Because I live in the boonies, it’s typical for me to rise and shine at 3 a.m. to head for the airport in the dark and catch an early morning flight. Each fall, I also fly out of Omaha-home of the ProRodeo Tour’s Justin Boots Championships-before the sun comes up on Sunday morning to head back home to California’s Central Coast. The semifinals and finals are Saturday night, and this year Omaha was the last major rodeo of the regular season, with the lone exception of the Heartland ProRodeo Series Championships in Waco in October.
Every year, there’s a large contingent of yawning cowboys in that Omaha airport when I get there Sunday morning. As we step out of our boots in the security line, their morning moods tell the story of the night before. I boarded a West-bound plane this year with four cowboys facing that day with various sets of circumstances. Sunday was to be a bonus for Luke Branquinho and Blaine Linaweaver, who fared well at Omaha and were “in.” It was down to do-or-die for Clay Tryan, and Cory Petska was there to help on the heeling side.
Defending World Champion Steer Wrestler Luke was all smiles when he strolled in holding wife Lindsay’s hand and was then promptly seated in the first-class cabin. Those are the days when life is especially good. He’d just won it all in Omaha for the second straight year and in dominating fashion to the tune of $31,731. He shot up the world standings ladder, second only to Canadian Lee Graves heading into NFR ’09.
Sitting directly behind me on that same plane, and also bubbling from his weekend’s work, was Blaine. He entered Omaha a classic bubble boy in the 19th hole among headers, and made the move that ended a three-year absence at the Finals. After roping at rodeo’s Super Bowl with Jory Levy in 2001-the year they became the first team ever to rope a steer in 3.5 seconds at San Angelo, Texas-then heading at The Show for B.J. Campbell in both 2004 and 2005, Blaine got a little closer view of the outside of the Thomas & Mack Center than he ever wanted. It’s been an interesting year for the Leavenworth, Kan., native, who plans to carry the Kansas flag in the NFR grand entry and now makes his home in Irvine, Calif., with his wife, Michele. Blaine kicked off 2009 with Richard Durham, and roped with him until the end of August. The lion’s share of the difference in their earnings along the way was the fat Houston haul Durham scored with Kelsey Parchman. Blaine then roped with two-time NFR tie-down roper Clint Robinson at five rodeos this fall. “We did good together,” explained Blaine, who also headed for Monty Joe Petska at a few rodeos last spring when Durham took a break back home in Texas. “That guy can heel.”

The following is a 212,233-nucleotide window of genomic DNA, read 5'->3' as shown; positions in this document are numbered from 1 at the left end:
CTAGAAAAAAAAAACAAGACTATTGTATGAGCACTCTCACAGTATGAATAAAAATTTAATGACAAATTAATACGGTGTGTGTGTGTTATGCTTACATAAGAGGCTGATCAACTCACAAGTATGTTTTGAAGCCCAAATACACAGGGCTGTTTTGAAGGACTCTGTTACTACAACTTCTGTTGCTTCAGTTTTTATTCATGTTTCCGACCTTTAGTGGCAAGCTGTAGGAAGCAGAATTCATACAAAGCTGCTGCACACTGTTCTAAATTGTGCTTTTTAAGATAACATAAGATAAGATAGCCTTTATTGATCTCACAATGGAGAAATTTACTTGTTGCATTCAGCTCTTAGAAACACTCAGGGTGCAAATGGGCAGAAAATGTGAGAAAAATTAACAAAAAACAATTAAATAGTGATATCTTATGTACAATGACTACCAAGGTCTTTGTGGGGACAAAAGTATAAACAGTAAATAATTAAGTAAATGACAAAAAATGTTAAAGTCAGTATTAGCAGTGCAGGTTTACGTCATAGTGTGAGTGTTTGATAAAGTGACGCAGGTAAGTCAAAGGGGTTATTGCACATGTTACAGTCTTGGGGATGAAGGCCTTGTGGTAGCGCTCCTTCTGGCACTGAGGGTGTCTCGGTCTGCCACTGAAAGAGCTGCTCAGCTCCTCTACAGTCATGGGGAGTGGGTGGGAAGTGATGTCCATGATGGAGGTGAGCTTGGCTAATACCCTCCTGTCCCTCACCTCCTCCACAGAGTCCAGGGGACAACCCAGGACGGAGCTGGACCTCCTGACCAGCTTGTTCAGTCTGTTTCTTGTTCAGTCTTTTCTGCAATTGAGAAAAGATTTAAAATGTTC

Blaine hooked up with Bobby Harris for the fall rodeos in Ellensburg and Walla Walla, Wash. “He roped good, but I broke a barrier and missed one,” Blaine said. “Then I roped with Brandon Bates at Puyallup (Wash.), and we won the first round there. I roped with J.D. Yates at Pendleton (Ore.) and Albuquerque, then Brandon again at El Paso (Texas). I was just dancing around trying to find a partner.”
When Omaha rolled around, he teamed up with Rich Skelton when Rich’s regular partner, David Key, was one hole out of the original roster (David was later rolled up to fill the spot left open by an ineligible Kaleb Driggers; David and Kaleb’s usual heeler, Brad Culpepper, went on to win Omaha).
“I got to Omaha, and figured off the top of my head that I needed to win right around $12,000 to get in (to the NFR),” Blaine said. “I was trying to take it one run at a time. Rich and I wound up winning just over $12,000 before the semifinals.
“We were the first team out in the first round. Rich and I had talked about just getting our first one down. We made a good run and won last hole in the round. Then we came back in the second round with a good steer. It was just one of those things where I got an amazing start and got it on him pretty fast. Rich just did what Rich Skelton does and roped two feet. We wound up winning the second round and the average (for $12,496). We thought that was enough to get me in. But I told Rich if we could win something in the semifinals and get to the final round, it was over and I was in.”